I run this path all the time for GPS testing. It is a boring, reliable straight line right up until it curves around the aforementioned lighthouse. Sure, sometimes smartwatches and fitness trackers say I’m running in the water, but not like this. I can’t say it’s a fluke, either, because it happened multiple times on the same path, and no other device I wore had these issues. At first, I thought I had forgotten to enable the setting. Nope. The Ignite 3 has multiband GPS on by default. It’s just the watch.
Good training features, clunky app
Fitness watches tend to come with overloaded, overcomplicated phone apps. For me, Garmin Connect is the worst offender, but Polar Flow isn’t too far behind. Navigating the menus and figuring out all of the settings will take a hot second for newbies. On the bright side, the design is less cluttered than Garmin Connect’s, and the data is more visual, which helps. The main issue I have is that syncing can take forever.
Polar’s got great training features, particularly for recovery. Nightly Recharge measures your heart rate variation during sleep to gauge whether you should rest or challenge yourself in training. There’s also FitSpark, which recommends the type of exercise you should do on a given day. It’s also had sleep tracking with sleep stages for a long time now. You can also see neat insights — like cardio load and whether you’re burning fats versus carbs — though I’d take those with a grain of salt. None of these features are new to the Ignite 3, but they’re solid and available on multiple Polar devices if you choose to upgrade later.
The new health feature this time around is Sleepwise. You need five nights of sleep data from a given week for it to work. Once you’ve built up enough data, you’ll see a dinky little color-coded bar graph the next day that purportedly tells you when you’ll be most alert. It’ll also give you a “sleep gate,” or an optimal window of time to go to bed. I happen to also be trying out the Rise Science app, which does the exact same thing but better. The Rise app lets me view how naps and exercise impact my energy levels and also serves as a smart alarm. Sleepwise is a rudimentary visualization of your circadian rhythm and not much else.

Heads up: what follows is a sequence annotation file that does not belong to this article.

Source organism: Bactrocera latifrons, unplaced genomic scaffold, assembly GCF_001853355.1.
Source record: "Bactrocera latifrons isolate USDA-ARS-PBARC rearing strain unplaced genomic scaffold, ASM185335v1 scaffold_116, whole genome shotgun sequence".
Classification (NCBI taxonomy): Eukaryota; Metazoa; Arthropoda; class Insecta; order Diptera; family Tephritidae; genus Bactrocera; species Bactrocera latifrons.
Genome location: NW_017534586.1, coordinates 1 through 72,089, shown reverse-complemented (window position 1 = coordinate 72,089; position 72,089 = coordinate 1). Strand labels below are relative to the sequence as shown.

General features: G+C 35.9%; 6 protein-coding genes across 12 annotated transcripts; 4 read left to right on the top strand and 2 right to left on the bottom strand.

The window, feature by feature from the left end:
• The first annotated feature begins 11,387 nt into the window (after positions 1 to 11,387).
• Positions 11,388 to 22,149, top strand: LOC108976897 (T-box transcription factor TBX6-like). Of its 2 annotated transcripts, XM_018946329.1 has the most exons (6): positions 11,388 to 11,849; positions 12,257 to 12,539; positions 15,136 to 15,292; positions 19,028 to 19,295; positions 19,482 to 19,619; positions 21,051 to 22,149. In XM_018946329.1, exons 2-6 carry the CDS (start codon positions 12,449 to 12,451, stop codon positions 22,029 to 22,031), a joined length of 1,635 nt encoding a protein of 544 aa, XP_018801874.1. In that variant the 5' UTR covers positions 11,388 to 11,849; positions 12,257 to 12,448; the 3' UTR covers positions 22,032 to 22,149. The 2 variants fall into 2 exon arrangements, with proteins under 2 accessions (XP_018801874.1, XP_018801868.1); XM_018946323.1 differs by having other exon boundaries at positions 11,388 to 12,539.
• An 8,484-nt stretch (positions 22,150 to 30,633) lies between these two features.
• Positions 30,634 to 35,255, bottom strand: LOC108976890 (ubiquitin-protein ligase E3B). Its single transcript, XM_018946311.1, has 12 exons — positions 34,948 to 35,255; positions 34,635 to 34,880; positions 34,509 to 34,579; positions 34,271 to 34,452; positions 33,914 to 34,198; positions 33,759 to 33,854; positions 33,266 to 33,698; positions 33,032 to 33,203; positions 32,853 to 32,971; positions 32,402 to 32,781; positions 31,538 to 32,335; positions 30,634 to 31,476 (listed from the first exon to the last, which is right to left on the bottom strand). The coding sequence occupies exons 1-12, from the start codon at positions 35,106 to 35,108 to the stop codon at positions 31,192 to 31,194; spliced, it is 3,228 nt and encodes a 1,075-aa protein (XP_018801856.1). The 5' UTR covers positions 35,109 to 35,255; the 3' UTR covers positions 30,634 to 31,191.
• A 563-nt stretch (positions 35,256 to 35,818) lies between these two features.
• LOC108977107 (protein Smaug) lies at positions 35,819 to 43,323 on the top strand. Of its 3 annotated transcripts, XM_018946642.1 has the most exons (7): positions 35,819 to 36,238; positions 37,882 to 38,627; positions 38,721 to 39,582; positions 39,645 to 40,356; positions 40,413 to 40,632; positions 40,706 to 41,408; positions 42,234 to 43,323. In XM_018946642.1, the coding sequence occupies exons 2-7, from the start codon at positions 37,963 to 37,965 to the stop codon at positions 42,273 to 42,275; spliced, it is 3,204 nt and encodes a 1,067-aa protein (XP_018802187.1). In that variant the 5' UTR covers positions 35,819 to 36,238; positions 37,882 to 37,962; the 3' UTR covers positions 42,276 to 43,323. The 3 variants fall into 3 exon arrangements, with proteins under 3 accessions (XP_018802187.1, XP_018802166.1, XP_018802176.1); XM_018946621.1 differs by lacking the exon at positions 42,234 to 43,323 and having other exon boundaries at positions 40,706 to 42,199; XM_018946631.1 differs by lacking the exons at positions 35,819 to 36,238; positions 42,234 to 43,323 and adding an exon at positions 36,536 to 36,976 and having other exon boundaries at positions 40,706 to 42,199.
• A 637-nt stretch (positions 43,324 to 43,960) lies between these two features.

Style over substance
When I see a nice-looking watch, I subconsciously expect it to work well. Logically, I know that’s not always the case. The Ignite 3 is proof enough of that. I wanted to like it, but the shiniest OLED and the sleekest design can’t make up for laggy performance and wonky GPS. A $330 fitness tracker shouldn’t perform like it’s stuck in the past. Especially not now, after a year when everyone elevated their smartwatch game.
The $279.99 Samsung Galaxy Watch 5, $249 Apple Watch SE, and $349.99 Pixel Watch all have the modern, sleek smartwatch feel that the Ignite 3 is going for. They run circles around the Ignite 3 in terms of overall smart features, health tracking, GPS performance, and processing power. Their fitness tracking abilities are more than adequate for casual users. The only thing the Ignite has over them is battery life — and even that advantage slips away if you want AOD.
I get wanting to shore up your appeal to a more casual lifestyle audience. But if you’re going to go simple, you’ve got to nail the execution because there’s nowhere to hide your mistakes. Otherwise, as with the Ignite 3, the flaws will be all you see.
Agree to continue: Polar Ignite 3
Every smart device now requires you to agree to a series of terms and conditions before you can use it — contracts that no one actually reads. It’s impossible for us to read and analyze every single one of these agreements. But we’re going to start counting exactly how many times you have to hit “agree” to use devices when we review them since these are agreements most people don’t read and definitely can’t negotiate.
By setting up the Polar Ignite 3, you’re agreeing to:
You must also grant the Polar Flow app certain phone permissions for notifications. Additionally, integrating with other services, like Strava, Apple Health Kit, or Komoot, also requires you to agree to those individual terms and policies.
Final tally: whatever your phone requires, plus two mandatory agreements. There are also optional phone permissions and third-party app integrations.